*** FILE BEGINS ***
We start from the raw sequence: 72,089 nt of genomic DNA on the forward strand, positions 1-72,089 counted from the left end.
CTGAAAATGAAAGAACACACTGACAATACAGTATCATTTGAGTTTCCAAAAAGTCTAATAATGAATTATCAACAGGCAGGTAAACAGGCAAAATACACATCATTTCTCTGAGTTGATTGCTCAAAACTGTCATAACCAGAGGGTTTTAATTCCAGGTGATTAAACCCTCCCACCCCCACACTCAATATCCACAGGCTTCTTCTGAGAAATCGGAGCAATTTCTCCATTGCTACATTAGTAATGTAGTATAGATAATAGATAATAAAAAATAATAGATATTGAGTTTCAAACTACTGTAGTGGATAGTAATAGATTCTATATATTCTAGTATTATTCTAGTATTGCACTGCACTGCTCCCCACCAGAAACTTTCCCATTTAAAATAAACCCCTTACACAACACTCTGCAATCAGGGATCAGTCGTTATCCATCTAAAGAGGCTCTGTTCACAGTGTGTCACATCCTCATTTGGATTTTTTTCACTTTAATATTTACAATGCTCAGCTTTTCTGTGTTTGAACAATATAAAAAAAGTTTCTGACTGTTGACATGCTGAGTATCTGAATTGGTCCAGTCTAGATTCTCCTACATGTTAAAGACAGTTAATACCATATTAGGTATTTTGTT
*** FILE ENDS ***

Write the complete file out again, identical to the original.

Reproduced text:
We start from the raw sequence: 72,089 nt of genomic DNA on the forward strand, positions 1-72,089 counted from the left end.
CTGAAAATGAAAGAACACACTGACAATACAGTATCATTTGAGTTTCCAAAAAGTCTAATAATGAATTATCAACAGGCAGGTAAACAGGCAAAATACACATCATTTCTCTGAGTTGATTGCTCAAAACTGTCATAACCAGAGGGTTTTAATTCCAGGTGATTAAACCCTCCCACCCCCACACTCAATATCCACAGGCTTCTTCTGAGAAATCGGAGCAATTTCTCCATTGCTACATTAGTAATGTAGTATAGATAATAGATAATAAAAAATAATAGATATTGAGTTTCAAACTACTGTAGTGGATAGTAATAGATTCTATATATTCTAGTATTATTCTAGTATTGCACTGCACTGCTCCCCACCAGAAACTTTCCCATTTAAAATAAACCCCTTACACAACACTCTGCAATCAGGGATCAGTCGTTATCCATCTAAAGAGGCTCTGTTCACAGTGTGTCACATCCTCATTTGGATTTTTTTCACTTTAATATTTACAATGCTCAGCTTTTCTGTGTTTGAACAATATAAAAAAAGTTTCTGACTGTTGACATGCTGAGTATCTGAATTGGTCCAGTCTAGATTCTCCTACATGTTAAAGACAGTTAATACCATATTAGGTATTTTGTT